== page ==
Meanwhile, all the parents are turning on each other, displacing guilt, blame, anger, and frustration. Some nationalist resentment plays a role as well, with Gunther musing:

“He had come to despise the American parents, who thought nothing terrible could happen to them, even in these days of debt and war and warming seas, much of it visited on the world by their own rich, childish country.”

And in fact, Gunther has a point in a meta sense as well. There is an uncomfortable amount of negative stereotyping by the author about the people and events encountered in Latin America by the North American families. Moreover, the North Americans are spared from the worst repercussions of what happened, unlike the South Americans.

As the hours pass, the tension level picks up, and we don’t know until close to the very end who will make it, and who will not, and in what condition if they do survive.

Discussion: In reading this book I was reminded of the complaints in reviews one often sees that pose the question, why is it that primarily people of color or gays or other minorities suffer the worse consequences in movies, tv shows, and books? Along those lines, in this book there were also two side characters- illegal migrants - who mainly seemed to be there not only to add to the "red herring" element but also to hit the rest of the South American stereotype buttons.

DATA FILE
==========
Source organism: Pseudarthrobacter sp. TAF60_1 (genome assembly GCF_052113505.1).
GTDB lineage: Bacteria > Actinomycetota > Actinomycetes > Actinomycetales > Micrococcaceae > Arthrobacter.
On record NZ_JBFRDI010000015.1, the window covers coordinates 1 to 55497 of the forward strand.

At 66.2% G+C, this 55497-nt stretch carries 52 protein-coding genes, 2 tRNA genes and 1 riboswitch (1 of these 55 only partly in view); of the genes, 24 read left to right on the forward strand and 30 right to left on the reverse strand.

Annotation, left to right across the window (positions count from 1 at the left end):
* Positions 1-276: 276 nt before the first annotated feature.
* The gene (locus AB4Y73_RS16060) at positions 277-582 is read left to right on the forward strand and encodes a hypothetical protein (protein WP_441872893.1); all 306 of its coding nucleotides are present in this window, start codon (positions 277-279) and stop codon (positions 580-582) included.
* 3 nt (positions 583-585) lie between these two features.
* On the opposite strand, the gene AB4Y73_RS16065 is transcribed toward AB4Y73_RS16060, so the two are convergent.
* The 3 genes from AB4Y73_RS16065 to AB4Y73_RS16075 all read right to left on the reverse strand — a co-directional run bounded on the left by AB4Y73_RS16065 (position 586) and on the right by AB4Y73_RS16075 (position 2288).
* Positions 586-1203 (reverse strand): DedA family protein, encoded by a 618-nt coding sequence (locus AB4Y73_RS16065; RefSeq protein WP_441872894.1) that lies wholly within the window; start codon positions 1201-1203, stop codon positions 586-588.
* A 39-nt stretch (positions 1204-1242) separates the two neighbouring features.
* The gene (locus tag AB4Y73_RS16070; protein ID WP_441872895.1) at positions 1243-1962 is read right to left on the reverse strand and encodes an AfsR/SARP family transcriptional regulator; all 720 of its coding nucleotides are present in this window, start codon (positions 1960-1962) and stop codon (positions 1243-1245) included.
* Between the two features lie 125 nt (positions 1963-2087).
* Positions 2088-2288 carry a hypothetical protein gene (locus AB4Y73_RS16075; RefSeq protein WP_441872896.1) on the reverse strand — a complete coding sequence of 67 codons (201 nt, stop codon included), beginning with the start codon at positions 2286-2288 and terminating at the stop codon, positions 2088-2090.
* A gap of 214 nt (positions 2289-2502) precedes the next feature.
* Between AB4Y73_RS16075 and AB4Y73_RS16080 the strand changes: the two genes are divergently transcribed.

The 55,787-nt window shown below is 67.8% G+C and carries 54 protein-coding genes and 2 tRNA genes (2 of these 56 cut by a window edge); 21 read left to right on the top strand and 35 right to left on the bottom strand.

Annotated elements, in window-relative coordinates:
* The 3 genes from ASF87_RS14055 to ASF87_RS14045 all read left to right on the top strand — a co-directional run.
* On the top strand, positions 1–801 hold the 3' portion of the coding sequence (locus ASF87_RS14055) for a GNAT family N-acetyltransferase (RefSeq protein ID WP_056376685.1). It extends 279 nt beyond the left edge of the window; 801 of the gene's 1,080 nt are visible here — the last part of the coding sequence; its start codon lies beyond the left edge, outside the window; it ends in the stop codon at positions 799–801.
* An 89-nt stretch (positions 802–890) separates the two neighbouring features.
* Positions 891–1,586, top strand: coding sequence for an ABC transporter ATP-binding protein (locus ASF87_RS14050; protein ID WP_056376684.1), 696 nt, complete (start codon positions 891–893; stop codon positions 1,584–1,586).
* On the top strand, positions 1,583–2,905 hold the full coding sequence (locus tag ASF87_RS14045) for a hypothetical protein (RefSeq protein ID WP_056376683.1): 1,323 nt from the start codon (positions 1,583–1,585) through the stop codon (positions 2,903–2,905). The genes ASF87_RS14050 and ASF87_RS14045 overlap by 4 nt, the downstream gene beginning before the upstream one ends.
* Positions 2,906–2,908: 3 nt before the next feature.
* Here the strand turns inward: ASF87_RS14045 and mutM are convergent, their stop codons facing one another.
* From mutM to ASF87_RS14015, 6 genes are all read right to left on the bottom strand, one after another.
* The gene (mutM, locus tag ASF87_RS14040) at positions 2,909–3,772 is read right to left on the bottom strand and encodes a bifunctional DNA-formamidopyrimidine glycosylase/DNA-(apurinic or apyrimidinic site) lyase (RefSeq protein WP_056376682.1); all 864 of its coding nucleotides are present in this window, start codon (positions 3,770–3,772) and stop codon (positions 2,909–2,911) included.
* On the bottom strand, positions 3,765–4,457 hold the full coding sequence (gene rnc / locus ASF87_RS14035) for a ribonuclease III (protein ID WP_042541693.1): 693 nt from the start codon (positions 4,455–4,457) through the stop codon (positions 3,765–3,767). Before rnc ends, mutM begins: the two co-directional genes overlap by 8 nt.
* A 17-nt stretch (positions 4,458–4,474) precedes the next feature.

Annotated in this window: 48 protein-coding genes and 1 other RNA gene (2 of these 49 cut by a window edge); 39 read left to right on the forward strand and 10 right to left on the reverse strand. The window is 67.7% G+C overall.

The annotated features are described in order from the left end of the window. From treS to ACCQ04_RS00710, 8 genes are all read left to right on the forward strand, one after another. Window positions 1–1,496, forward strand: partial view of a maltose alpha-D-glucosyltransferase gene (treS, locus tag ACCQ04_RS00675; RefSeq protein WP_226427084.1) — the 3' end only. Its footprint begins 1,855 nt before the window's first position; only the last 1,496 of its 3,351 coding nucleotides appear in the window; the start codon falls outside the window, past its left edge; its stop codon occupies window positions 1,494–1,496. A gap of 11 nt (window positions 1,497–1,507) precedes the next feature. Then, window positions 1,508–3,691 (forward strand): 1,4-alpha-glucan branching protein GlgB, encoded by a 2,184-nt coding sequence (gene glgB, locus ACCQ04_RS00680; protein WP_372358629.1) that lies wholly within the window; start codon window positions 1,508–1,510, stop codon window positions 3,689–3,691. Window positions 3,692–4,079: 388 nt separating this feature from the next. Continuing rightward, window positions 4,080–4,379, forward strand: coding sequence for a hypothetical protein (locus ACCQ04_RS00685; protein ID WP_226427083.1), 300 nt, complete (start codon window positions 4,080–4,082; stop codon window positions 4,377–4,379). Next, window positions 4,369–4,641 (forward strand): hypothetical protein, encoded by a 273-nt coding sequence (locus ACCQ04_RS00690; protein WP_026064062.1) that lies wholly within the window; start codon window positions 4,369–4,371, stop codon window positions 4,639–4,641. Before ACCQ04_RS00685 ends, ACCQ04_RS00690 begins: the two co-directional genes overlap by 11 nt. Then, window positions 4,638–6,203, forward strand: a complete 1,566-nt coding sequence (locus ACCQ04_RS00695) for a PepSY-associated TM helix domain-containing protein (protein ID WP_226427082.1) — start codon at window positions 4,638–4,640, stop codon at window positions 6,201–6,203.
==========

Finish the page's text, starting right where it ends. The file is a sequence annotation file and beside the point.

The scenes involving the children and drug dealers did not seem to me to be well-written. The dialogue was a bit caricatured (as were the bad guys) and the laconic reactions of the children didn’t seem all that realistic.

In fact, none of the characters were all that fleshed out. We didn’t really know who the American parents were, besides that they were shallow and overly concerned with their self-images. The Argentinean parents were so underdrawn it was almost astounding. In fact, in the critical moment of the book, when the kids go missing, we are only told why the two American moms didn’t see the kids disappear. The Argentinean mom was with them, but what about her? She wasn’t worth talking about, it seems.